Mbeki Could Tackle Zuma Head-On in 2007 Anc Poll
- From: WWW.AfricanCrisis.Org
[Here we see how Mbeki and Zuma could be challenging each other for the
soul of the ANC in 2007 as the President of the ANC itself. Currently,
Zuma is the Vice President of the ANC as well. But there has been a lot
of talk about Zuma becoming the President of the ANC in 2007. So now it
appears, we will be seeing a struggle inside the ANC itself between Zuma
and Mbeki. Interestingly enough, Zuma looks like he might be the front
PRESIDENT Thabo Mbeki says he will consider staying on as African
National Congress (ANC) leader after 2007, potentially pitting himself
against Jacob Zuma in the race for the party's presidency.
Mbeki said yesterday he might think about again running for ANC president
when the party holds its national conference in 2007, where the party
will choose new leaders.
This is the first time Mbeki has publicly made known his willingness to
serve a third term as ANC president.
His comments came at the end of a tumultuous national general council
(NGC) meeting in Pretoria at which delegates gave Zuma a new lease of
The party's constitution places no limit on the number of terms its
president may serve, in contrast to the South African constitution.
But the only people who have so far spoken about the possibility of Mbeki
staying on as ANC leader have been Mbeki supporters such as KwaZulu-Natal
premier S'bu Ndebele.
However, Mbeki insisted last night that he would step down as SA's
president when his term ends in 2009.
Speaking during an interview with the SABC after the end of the NGC,
Mbeki said: "We don't want the professionalisation of power ... where I'm
president for 50 years -- that's out of order."
He said his decision to stay on as ANC president in 2007 would depend on
the "comfort levels" of ANC members and his availability for the job at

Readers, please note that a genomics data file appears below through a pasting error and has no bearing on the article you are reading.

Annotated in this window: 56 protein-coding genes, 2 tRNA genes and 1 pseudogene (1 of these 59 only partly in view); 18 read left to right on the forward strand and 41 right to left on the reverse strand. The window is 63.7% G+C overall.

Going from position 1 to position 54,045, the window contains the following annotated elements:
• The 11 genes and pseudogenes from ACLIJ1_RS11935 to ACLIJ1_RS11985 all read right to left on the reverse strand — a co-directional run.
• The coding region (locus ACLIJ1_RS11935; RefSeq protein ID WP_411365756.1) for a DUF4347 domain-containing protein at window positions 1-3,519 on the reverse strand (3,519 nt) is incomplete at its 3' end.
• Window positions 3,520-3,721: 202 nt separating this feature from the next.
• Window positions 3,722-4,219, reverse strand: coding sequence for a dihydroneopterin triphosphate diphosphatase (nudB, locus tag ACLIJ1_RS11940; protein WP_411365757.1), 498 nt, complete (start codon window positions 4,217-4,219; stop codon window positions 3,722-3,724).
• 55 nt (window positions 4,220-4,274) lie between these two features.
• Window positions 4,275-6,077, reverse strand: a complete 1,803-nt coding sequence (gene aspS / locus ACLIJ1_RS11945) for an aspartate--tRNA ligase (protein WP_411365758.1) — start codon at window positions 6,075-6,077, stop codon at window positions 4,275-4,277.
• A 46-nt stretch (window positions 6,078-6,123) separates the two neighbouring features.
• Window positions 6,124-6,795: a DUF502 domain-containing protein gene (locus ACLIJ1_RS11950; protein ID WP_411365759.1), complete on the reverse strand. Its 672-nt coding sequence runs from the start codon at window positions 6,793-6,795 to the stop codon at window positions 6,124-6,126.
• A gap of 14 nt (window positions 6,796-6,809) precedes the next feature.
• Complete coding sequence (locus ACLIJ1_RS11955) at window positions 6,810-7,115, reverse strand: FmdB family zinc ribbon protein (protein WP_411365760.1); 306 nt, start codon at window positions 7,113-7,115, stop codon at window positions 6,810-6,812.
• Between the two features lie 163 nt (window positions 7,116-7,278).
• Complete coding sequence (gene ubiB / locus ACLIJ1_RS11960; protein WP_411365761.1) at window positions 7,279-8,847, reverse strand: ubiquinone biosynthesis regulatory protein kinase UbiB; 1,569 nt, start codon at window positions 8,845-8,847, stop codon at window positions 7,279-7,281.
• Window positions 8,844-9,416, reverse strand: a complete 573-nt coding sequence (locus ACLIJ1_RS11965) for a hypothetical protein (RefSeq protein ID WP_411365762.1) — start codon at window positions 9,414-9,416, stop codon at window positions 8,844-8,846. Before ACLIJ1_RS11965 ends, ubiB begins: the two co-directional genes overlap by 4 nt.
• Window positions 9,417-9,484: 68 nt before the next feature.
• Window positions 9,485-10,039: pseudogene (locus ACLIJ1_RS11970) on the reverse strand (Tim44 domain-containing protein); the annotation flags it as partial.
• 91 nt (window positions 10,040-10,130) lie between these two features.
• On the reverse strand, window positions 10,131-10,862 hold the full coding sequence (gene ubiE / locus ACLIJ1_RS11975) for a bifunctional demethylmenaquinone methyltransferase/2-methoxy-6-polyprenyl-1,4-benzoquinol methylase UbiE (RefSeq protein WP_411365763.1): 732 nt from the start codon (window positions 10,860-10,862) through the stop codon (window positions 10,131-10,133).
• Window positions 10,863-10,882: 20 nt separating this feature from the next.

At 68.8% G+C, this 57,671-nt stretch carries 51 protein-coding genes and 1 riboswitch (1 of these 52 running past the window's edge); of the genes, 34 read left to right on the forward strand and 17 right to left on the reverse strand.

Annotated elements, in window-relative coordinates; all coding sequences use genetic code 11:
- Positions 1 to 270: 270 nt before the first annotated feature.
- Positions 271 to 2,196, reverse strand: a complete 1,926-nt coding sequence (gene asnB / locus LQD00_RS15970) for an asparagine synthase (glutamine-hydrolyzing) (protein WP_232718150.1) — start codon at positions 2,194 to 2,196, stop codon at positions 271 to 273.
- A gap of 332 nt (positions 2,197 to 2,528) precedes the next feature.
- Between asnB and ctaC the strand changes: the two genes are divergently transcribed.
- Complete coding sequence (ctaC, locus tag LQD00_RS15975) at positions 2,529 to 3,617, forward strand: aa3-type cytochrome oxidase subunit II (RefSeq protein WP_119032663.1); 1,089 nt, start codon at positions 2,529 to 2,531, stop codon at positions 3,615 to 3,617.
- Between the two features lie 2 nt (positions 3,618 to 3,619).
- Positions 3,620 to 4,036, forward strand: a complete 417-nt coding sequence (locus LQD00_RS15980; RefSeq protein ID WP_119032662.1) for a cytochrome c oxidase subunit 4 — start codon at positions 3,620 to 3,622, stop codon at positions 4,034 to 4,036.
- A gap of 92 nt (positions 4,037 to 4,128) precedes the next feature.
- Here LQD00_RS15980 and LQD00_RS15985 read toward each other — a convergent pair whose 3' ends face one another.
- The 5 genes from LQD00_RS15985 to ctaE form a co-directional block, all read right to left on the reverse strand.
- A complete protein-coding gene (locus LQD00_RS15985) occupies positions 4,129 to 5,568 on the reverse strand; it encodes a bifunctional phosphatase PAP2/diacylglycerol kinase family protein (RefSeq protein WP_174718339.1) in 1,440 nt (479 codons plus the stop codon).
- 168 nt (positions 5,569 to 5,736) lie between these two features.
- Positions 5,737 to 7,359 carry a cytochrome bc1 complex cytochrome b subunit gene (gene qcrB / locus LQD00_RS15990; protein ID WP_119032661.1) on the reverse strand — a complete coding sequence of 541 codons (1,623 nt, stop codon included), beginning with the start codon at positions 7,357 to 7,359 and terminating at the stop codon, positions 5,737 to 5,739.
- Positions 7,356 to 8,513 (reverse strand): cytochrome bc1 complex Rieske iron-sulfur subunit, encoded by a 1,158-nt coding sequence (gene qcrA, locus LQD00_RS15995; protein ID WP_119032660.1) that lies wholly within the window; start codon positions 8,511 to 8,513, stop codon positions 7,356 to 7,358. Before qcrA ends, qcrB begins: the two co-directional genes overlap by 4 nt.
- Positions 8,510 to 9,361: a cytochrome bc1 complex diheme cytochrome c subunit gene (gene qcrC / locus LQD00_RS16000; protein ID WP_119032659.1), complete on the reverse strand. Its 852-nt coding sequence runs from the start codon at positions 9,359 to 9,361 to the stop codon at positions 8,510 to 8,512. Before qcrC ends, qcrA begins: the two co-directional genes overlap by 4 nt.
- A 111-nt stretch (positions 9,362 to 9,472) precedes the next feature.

If Mbeki decided to run for ANC president in 2007 and assuming that Zuma
was acquitted in his corruption trial, the two men would likely find
themselves up against each other for the post.
Zuma is bidding for the post and his backers in the ANC Youth League and
the ANC's trade union and communist allies have tended to regard Zuma as
automatic frontrunner to succeed Mbeki as both ANC and South African
president. However, this would change if Zuma were running against Mbeki
for the top party post. There is no guarantee that a Zuma challenge
against Mbeki would succeed.
In the event that Mbeki remained ANC president and Zuma became
heir-apparent after 2007 as head of state, this could result in two
centres of political power in the land, something that has caused the ANC
headaches in the past, especially in the provinces.
As ANC president, Mbeki would be in a stronger position to influence the
choice of his successor and his presence in the party would make a Zuma
presidential bid difficult.
Asked if he had a view on the party succession issue, Mbeki said: "I do
have a very firm view. The ANC should not deal with this matter ahead of
2007. It's completely unnecessary. It would be exceedingly unwise and I
would most certainly discourage it very firmly."
Asked whether he should be grooming a successor, Mbeki said the ANC had
never "groomed" anyone for the presidency.
"I don't think we should groom anybody. When the time comes, people will
say 'we trust this one to succeed'," he said.
"We don't want to divert the ANC from its normal business, two-and-a-half
years away from national conference."
Mbeki's comments came after delegates to the council meeting rejected
Zuma's "request" to be relieved of party duties pending the outcome of
The party's national working committee had asked delegates to endorse the
Mbeki also dismissed suggestions the ANC's alliance with the Congress of
South African Trade Unions (Cosatu) and the South African Communist Party
(SACP) would break up. "It isn't going to fall apart. I do not see
circumstances in which it could �-oe I'm quite certain that workers would
say the one party that can address their challenges is the ANC."
He said, however, that tension would remain a feature of the alliance.
"The ANC, as a ruling party, may very well sympathise with worker
concerns, but what about the rest of society? We all have different tasks
and different mandates. It's not the responsibility of Cosatu to find out
what business is saying."
Cosatu and the SACP are firm backers of Zuma and believe a Zuma
presidency would be better disposed towards their concerns.
Meanwhile, Cosatu and the SACP appear to have succeeded in pushing debate
over a dual labour market off the party's agenda at the NGC. The party
resolved to refer the matter to its branches.
However, Mbeki said government had the right to consider economic reforms
and defended the role senior government officials played in policy
making, saying they had better access to information.